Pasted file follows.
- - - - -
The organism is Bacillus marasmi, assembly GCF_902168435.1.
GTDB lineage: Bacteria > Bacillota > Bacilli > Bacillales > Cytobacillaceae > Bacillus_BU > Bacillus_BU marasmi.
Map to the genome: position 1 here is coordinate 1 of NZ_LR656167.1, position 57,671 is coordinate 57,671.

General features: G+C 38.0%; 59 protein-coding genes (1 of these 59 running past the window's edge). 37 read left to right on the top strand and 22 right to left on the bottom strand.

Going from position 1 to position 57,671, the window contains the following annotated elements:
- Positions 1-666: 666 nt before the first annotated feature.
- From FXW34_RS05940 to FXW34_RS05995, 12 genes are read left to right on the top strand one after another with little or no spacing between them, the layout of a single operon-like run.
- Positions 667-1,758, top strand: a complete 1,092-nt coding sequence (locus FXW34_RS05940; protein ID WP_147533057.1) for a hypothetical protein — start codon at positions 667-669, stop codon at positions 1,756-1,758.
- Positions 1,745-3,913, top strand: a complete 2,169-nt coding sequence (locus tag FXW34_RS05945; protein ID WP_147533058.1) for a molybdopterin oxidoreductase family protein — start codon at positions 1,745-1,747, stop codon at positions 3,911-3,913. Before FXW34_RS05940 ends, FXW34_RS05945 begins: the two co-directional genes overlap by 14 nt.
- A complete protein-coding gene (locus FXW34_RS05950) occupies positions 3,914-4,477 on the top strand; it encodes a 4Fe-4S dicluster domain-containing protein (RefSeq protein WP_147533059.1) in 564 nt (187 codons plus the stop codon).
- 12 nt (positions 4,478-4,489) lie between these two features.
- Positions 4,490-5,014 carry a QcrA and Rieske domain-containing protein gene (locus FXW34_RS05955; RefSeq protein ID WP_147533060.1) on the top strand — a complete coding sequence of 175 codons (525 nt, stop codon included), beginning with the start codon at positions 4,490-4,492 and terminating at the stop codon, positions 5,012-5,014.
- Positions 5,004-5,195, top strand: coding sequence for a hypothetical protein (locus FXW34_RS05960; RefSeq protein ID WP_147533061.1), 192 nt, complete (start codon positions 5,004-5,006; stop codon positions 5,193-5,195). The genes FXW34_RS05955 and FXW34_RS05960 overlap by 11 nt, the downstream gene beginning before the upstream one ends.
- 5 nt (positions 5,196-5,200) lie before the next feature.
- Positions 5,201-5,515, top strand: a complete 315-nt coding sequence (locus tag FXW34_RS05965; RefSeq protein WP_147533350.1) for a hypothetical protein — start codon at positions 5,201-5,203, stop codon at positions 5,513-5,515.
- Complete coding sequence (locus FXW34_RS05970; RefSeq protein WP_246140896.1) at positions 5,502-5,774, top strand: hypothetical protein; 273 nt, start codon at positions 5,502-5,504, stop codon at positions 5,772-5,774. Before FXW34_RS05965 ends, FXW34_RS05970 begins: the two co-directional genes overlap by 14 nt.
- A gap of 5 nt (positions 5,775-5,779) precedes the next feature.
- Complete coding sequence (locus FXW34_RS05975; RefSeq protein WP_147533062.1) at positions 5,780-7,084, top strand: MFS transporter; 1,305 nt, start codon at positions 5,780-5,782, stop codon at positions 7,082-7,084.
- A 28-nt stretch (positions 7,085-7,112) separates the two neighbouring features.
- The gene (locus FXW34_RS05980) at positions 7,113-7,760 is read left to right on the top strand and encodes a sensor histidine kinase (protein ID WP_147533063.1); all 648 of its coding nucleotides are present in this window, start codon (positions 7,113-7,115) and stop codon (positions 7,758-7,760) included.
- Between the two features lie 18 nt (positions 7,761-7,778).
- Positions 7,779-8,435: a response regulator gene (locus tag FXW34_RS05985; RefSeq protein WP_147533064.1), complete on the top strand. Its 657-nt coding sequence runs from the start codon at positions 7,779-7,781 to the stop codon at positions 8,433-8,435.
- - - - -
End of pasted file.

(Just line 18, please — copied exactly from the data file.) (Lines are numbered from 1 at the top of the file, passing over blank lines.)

- Complete coding sequence (locus FXW34_RS05975; RefSeq protein WP_147533062.1) at positions 5,780-7,084, top strand: MFS transporter; 1,305 nt, start codon at positions 5,780-5,782, stop codon at positions 7,082-7,084.